There's one student who often ends up wanting help reading, and they [choosing the anonymizing pronoun here, for privacy's sake] get assigned the coolest essays. The craziest part? They're all in a textbook.
The Writer's Presence. I suppose I shouldn't be surprised, given Robert Atwan of The Best American Essays fame is a co-editor. There are classics of your college textbook variety: "The Declaration of Independence," "Letter From Birmingham Jail," "A Modest Proposal," which don't age, if you ask me. But there are also gems: essays like Lars Eighner's "On Dumpster Diving" and Laura Kipnis's "Against Love"; journalism like Charles Bowden's "Our Wall." Just a solid anthology of stuff you'd actually read after college.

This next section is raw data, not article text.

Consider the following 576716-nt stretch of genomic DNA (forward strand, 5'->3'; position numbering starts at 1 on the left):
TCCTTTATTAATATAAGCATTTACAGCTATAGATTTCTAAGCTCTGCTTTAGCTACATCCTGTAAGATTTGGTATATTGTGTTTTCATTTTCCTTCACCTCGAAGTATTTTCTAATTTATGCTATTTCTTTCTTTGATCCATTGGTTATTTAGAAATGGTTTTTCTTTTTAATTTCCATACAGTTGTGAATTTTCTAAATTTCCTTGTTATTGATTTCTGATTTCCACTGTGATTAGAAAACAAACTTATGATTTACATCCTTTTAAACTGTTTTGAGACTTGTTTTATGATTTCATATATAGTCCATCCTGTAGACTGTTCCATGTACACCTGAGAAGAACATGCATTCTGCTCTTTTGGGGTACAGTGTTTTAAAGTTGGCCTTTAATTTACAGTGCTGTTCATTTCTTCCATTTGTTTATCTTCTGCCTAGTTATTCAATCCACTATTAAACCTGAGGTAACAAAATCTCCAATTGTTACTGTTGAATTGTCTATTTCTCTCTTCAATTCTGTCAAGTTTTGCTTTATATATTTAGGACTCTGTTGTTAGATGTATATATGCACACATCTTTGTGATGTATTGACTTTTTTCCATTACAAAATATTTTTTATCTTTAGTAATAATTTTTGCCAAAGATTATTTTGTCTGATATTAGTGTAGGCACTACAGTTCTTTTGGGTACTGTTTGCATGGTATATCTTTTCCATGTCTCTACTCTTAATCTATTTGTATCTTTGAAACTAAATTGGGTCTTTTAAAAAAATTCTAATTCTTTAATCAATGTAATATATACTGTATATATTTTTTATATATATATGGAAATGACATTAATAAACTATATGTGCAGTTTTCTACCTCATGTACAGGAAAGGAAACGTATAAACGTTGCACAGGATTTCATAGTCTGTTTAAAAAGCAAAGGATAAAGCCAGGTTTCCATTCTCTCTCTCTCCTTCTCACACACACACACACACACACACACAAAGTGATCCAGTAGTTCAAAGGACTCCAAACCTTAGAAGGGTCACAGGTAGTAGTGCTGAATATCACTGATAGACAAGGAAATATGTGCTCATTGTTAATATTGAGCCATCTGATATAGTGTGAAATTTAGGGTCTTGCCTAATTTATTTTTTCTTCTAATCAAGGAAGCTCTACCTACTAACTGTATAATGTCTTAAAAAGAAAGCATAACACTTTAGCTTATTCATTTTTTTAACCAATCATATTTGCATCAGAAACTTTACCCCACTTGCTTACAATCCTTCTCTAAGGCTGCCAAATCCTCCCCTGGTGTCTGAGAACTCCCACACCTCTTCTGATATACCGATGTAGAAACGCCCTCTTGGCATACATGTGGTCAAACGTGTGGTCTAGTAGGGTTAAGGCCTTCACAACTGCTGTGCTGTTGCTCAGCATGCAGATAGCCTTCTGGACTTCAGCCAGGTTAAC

I keep meaning to get a teacher's copy (perk!) but its name is so unassuming that I've forgotten for actual weeks to look it up. Consider this my own reminder.
No, I'm not some kind of shill for the book or getting paid to gush. I just really love a good collection, and this one took me by surprise.